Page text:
SNAKES 😳

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Ladybird66
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Here I go again. The Sub Forum does only say Finds & Stories, no mention of what so apologies.
Just look what I found tonight (eyes only :shock: ) as it wasn’t healthy enough to move and I wasn’t sure of the ID I took a few pics. That’s my size 7 in the pic for sizing.
A bit different, hope you enjoy.
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Blackadder43
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Ooooh, what sort of snake is/was it?
Looks like its been in the wars a bit?

What number did it show up on the screens?...depth?....weather?.....
Nice walking shoes too, they look comfy
And size 7 :shock:
Makes my size 12's look like flippers :lol:
Sensorman
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Hi That’s a Grass Snake. Totally harmless.
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Oxgirl
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Poor thing, they are beautiful. We had a big one in our road a couple of years ago that had been run over. I was shocked how big it was and living in the village. They like eating toads I believe and our village has lots of those (of the hopping and human variety :rollinglaughing: )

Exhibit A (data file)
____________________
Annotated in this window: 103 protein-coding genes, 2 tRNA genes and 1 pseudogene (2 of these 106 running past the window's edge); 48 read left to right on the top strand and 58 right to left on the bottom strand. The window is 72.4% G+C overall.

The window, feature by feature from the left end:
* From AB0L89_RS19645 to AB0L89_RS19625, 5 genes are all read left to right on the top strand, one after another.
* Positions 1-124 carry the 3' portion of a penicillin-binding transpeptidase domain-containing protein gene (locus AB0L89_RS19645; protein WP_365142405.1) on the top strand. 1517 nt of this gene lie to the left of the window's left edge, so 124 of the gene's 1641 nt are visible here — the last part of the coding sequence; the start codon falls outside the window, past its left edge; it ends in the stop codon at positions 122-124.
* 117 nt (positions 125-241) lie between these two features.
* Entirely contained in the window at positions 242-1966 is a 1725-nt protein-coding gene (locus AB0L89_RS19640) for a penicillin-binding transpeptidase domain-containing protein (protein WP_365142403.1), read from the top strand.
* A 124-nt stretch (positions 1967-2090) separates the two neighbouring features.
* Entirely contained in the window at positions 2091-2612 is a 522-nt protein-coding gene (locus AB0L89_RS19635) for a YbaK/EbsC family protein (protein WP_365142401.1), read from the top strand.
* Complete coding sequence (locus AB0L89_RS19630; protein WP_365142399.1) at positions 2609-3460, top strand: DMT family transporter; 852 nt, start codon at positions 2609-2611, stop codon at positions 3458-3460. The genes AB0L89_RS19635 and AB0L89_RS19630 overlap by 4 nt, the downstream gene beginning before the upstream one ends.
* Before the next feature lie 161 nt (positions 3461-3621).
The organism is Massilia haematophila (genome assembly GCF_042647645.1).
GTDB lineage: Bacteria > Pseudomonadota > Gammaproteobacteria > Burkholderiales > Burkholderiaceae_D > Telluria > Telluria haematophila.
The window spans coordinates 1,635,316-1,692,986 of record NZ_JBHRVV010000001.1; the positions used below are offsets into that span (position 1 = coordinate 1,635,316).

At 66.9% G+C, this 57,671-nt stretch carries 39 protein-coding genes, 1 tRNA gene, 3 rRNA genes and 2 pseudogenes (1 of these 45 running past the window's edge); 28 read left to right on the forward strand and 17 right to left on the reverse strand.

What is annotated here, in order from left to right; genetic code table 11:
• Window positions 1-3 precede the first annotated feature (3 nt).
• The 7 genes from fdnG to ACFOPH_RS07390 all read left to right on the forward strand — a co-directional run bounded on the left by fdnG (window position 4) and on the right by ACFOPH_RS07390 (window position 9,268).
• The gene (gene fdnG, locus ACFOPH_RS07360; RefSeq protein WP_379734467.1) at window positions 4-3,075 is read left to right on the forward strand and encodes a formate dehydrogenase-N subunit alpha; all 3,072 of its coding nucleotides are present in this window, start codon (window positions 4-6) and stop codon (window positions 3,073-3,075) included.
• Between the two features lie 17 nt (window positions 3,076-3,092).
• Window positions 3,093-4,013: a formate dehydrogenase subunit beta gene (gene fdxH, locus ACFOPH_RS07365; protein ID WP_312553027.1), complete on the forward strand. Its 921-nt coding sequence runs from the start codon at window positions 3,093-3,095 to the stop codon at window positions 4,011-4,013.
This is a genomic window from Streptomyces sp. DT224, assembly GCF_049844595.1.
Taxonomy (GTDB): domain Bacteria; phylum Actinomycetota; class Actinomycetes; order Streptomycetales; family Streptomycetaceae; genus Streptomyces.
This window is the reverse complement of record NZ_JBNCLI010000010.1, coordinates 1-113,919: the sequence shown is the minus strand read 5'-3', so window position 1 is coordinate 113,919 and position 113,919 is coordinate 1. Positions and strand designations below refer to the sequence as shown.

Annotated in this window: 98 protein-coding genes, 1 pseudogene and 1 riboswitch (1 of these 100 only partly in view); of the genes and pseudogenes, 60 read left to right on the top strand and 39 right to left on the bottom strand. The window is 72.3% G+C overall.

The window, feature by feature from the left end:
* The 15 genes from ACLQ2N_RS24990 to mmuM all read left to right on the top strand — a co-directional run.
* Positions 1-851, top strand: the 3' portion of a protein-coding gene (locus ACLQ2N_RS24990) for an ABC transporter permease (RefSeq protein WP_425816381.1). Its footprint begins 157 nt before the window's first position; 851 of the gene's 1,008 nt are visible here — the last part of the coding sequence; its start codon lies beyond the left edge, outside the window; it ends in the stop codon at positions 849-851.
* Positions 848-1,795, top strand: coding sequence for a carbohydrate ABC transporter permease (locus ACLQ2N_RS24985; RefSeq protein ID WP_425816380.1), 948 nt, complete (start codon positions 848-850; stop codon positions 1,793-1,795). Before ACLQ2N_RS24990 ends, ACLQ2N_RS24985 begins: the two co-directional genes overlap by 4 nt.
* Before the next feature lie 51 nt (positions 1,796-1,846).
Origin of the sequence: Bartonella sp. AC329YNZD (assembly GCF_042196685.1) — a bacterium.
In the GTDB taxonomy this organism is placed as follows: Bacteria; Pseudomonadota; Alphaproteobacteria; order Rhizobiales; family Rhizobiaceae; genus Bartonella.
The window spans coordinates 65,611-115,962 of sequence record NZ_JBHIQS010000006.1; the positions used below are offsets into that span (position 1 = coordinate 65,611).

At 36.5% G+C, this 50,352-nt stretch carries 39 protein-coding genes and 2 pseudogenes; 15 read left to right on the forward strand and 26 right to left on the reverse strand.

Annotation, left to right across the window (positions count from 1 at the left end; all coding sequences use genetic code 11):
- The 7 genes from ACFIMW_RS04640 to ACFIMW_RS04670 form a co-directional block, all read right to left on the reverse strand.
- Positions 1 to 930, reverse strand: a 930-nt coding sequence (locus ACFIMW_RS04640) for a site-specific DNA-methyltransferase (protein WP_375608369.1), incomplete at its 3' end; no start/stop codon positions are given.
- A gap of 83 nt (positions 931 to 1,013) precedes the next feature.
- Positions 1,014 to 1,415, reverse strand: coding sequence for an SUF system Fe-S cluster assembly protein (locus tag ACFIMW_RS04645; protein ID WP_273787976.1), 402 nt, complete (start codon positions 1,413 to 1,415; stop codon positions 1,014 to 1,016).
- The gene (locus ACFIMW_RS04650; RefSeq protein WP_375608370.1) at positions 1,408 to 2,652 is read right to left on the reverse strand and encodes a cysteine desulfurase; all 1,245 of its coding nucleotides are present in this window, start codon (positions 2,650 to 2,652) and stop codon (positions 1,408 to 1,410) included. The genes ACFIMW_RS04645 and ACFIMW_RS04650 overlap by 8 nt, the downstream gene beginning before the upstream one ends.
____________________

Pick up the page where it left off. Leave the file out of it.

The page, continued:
Good spot though, they are very well camouflaged :Star:
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TerraBritannia
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We have Adders on the common, which is a 2 minutes walk from our home. Last year our dog was bitten on the face by one of them, in February which was very early for them to be active. Thank goodness for pet insurance.
TerraBritannia [previously known as TerraEnglandia] but Andy is my real name.
https://www.youtube.com/TerraBritannia
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Littleboot
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I remember a walk I went on a few years ago through a field that was notoriously boggy. Eventually I got out of the field and over the stile into the lane. i looked ahead about 40 yards and froze. i knew it was a snake. even though at that distance it could easily, and perhaps more probably, been a fallen branch. There was some kind of primeval signal to my brain which clicked in. I walked on and saw it was a dead female grass snake. About 4 feet long and a wonderful creature. sadly it had been run over.
The eyes are the clue to which snakes are dangerous in northern Europe. Round pupils for non-venomous and slits for adders.
We get quite big grass snakes here in France called Couleuvres ...they can be 7 feet long. They are the snake portrayed on chemists signs.
I sometimes see adders in the garden too. They are not aggressive but obviously they will bite if threatened or cornered. It is wise to have a stick in front of you and wear decent footwear when walking in long undergrowth. When i weed the garden i am careful not to put my hand where my eye can't.
Live long and prosper.
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Ladybird66
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I thought it might be a subject of interest as I’ve seen a couple when out detecting. This one is indeed a grass snake but the first I’ve seen with white eye patches. The others have been yellow and I don’t think there were black spots along their bodies.